Compound interest is one of the most important components of wealth-building. This powerful force can help your accounts grow much faster than just stashing money under your mattress each year. But if you’re on the wrong side of the equation, compound interest can suck your money away.
In a nutshell, compound interest is the money earned and added to the principal balance of a loan or deposit. In other words, it’s the interest that you earn on top of interest. As your principal grows, your balance increases exponentially, rather than in a linear line. Over time, compound interest snowballs your earnings – or debts.
Compound interest works by added interest to your principal at regular, defined intervals. When each new period begins, your interest is calculated based on your new principal – the sum of your initial principal plus accumulated interest.
Different accounts and investment assets compound at different frequencies.
Frequency – the number of compounding periods over time – makes an enormous difference in your long-term earnings.
In simple terms, the more often your interest compounds, the faster your earnings grow. In the reverse, the more frequently your debts compound, the faster your debts grow.
Interest can compound on almost any schedule, but most commonly compounds:
Some financial instruments also compound interest continually, or as often as possible. While that sounds like a great deal, the difference between continuously and daily compound interest is often quite small.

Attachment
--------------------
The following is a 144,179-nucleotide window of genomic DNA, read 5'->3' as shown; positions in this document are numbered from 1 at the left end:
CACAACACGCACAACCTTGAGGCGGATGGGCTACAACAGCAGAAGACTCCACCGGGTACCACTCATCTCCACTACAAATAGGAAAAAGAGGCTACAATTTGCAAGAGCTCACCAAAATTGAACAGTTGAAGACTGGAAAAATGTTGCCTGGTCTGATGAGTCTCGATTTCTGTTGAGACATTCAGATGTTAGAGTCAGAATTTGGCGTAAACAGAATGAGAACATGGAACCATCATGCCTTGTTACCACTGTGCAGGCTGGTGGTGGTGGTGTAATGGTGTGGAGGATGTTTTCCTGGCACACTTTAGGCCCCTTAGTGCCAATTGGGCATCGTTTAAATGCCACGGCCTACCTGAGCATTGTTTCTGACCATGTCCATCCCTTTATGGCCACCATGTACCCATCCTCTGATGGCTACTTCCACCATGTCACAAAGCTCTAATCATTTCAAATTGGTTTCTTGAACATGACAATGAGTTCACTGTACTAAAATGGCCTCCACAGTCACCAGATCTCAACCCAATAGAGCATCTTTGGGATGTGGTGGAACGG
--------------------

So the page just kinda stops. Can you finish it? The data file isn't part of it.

It’s also important to note that accruing and crediting interest aren’t the same thing. For example, many banks compound interest daily but only credit your earnings to your account once a month. Since interest must be added to your principal balance before it earns additional interest, crediting frequency also impacts your earnings.
When calculating compound interest, the number of compounding periods can drastically impact your earnings.
Consider a $10,000 deposit earning 6% interest compounded annually. After 10 years, you’d earn $22,071.35 in interest, bringing your balance to $32,071.35.
But if you compounded the same deposit monthly, your balance would increase to $33,102.04 after 10 years. That’s a difference of over $1,000.
Calculating compound interest is relatively simple once you know how. Though it looks intimidating, you just have to plug the correct variables into the following equation:
A =P(1+ (i/n))^nt
In this formula:
Let’s break down this further with a couple of quick examples.
Say that you deposit $10,000 into a 10-year CD that earns 5% annual interest compounded daily. In this example:
So, your formula would look like this:
A = $10,000(1+ (0.05/365))(365)(10) = $16,486.65
Over ten years, your account balance would grow to $16,486.65, which comes out to $6,486.65 in interest.
You can also use this equation to see how the frequency of compounding may affect your earnings.
Using the same example above, let’s now say that your CD of choice only compounds annually. Your equation would look like this:
A = $10,000(1+(0.05/1))(1)(10)
In this example, your account would grow to $16,288.95, or about $200 less in earned interest over 10 years.
If you’d prefer not to calculate your returns by hand, you can use a simple calculator like the one at Investor.gov. It even generates a handy chart to visualize your earnings potential.
Compound interest benefits those earning it. But if you’re generating compound interest on your debts, you’ll want to pay them off ASAP.
Compound interest benefits investors in several ways.
To start, most savings accounts earn compound interest. So when you stash your emergency fund or house down payment at your bank, you can enjoy long-term compound interest on your deposits.